BBC News
watch One-Minute World News
Last Updated: Friday, 22 February 2008, 12:48 GMT
Canada eyes Afghan exit by 2011
Canadian soldier in Afghanistan (file picture)
Nato and Afghanistan want Canadian troops to stay on
The 2,500 Canadian troops deployed in south Afghanistan are due to leave within four years under a proposal likely to be passed by parliament.

Prime Minister Stephen Harper, who leads a minority Conservative government, unveiled the plan under pressure from the Liberal opposition.

The Liberals were pushing for an even earlier withdrawal and for Canada's troops to play a non-combat role.

At least 78 Canadians have been killed in Afghanistan since 2002.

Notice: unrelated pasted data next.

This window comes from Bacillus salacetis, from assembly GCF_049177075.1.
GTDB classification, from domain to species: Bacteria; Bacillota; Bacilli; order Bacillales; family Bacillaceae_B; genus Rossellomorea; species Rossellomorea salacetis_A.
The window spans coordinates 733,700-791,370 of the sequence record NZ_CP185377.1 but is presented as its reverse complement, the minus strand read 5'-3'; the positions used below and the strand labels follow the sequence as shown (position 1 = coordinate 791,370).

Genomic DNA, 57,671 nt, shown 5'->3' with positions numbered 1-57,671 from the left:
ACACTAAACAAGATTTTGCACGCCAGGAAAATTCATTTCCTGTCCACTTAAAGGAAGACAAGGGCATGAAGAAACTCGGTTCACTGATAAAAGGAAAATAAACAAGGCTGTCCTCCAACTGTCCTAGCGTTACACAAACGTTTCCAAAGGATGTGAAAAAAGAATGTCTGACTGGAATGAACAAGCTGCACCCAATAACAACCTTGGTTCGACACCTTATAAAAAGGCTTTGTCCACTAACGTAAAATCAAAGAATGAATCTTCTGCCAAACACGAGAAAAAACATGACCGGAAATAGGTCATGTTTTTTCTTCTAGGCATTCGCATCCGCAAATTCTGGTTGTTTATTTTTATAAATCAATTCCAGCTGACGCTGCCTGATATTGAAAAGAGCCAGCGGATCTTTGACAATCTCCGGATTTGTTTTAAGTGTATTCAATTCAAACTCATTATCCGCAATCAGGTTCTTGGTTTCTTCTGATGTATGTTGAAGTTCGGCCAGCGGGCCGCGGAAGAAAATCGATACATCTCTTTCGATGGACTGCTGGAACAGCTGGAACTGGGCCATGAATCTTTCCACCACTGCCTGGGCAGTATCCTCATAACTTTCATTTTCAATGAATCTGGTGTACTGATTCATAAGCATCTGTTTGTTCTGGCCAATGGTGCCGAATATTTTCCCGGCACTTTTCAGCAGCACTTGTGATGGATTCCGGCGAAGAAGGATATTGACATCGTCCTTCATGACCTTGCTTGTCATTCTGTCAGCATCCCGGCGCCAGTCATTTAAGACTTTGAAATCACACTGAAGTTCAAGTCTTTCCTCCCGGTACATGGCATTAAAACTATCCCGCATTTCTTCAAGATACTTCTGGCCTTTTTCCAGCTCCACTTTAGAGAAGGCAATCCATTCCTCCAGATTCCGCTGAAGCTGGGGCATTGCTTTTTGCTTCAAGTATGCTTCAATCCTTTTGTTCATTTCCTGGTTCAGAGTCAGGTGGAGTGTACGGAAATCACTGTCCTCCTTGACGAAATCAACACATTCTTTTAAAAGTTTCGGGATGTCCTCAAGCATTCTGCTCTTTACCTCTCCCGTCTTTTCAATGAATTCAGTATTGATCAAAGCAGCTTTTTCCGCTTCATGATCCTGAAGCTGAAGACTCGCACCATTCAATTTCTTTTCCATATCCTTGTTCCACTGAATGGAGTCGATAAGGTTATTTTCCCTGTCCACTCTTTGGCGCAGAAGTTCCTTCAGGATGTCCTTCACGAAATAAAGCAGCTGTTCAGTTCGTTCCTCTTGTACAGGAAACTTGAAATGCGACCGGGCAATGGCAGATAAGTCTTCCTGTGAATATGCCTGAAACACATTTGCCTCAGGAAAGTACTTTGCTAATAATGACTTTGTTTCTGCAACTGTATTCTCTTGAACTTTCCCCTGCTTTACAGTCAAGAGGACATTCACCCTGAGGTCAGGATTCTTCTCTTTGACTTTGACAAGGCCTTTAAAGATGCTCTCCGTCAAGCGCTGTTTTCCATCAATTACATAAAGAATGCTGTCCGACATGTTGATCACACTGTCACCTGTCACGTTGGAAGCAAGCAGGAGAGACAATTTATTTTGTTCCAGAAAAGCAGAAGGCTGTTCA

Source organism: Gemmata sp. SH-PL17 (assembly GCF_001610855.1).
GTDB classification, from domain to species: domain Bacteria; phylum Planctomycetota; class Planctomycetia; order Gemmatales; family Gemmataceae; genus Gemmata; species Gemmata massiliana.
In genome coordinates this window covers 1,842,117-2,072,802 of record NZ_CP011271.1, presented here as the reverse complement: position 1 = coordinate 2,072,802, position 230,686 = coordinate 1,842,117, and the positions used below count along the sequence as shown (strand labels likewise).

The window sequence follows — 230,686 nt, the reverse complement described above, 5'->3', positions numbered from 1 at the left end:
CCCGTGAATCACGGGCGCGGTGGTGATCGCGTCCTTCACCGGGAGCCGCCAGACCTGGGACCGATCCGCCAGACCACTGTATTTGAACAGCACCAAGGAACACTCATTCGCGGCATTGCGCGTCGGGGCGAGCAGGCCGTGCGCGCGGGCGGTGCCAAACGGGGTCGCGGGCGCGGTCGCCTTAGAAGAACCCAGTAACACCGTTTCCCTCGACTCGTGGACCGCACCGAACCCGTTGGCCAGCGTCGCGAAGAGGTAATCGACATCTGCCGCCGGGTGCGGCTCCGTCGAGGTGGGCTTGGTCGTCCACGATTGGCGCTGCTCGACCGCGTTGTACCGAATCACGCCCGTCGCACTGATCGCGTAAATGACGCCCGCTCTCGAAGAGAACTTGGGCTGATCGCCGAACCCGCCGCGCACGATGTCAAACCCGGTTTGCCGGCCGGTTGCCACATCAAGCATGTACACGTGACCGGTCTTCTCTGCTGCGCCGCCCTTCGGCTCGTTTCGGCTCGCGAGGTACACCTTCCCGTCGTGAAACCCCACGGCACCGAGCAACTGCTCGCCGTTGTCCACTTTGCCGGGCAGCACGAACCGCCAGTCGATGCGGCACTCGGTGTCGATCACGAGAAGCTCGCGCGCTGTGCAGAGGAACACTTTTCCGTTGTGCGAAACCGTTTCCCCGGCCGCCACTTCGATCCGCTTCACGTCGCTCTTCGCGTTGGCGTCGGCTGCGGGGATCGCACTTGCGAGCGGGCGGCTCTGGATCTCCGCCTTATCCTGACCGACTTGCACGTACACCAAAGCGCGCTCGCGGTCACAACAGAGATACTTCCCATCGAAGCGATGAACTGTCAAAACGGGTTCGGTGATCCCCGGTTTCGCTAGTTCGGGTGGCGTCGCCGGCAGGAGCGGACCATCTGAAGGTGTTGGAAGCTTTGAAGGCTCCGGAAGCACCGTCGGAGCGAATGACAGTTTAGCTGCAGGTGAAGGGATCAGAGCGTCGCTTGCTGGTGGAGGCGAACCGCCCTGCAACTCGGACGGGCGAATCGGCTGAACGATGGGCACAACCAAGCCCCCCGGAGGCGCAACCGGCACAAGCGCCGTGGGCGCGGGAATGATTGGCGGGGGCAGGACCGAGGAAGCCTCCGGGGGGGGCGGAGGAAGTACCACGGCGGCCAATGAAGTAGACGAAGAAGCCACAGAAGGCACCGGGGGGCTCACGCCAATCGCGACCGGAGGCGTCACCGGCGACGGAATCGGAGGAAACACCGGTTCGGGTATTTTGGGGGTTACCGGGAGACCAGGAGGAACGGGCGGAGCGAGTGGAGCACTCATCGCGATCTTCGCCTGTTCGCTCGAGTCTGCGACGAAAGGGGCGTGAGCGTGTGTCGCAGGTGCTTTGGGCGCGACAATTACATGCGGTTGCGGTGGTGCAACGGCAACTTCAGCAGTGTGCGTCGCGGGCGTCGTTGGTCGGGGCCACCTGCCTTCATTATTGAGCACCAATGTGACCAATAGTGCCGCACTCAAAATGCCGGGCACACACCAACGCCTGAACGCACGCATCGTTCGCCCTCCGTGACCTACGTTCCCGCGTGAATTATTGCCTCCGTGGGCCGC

The new schedule sees all soldiers leaving the violent Kandahar region by the end of 2011.

"It seems clear that we have moved significantly toward the kind of bipartisan consensus that can be presented to parliament for ratification," Mr Harper said.

Liberal leader Stephane Dion said the plan, which will go to a parliamentary vote in the next few weeks, met 95% of his party's demands.

"We welcome the new motion, which is based on the Liberal motion," he added.

Mr Harper has always supported extending Canada's military mission in Afghanistan and resisted opposition pressure to end it in 2009, when the mission's current deadline expires.

However, Canada's likely withdrawal may put further pressure on Nato's under-strength forces in Afghanistan, analysts believe.

The BBC is not responsible for the content of external internet sites

Has China's housing bubble burst?
How the world's oldest clove tree defied an empire
Why Royal Ballet principal Sergei Polunin quit


Americas Africa Europe Middle East South Asia Asia Pacific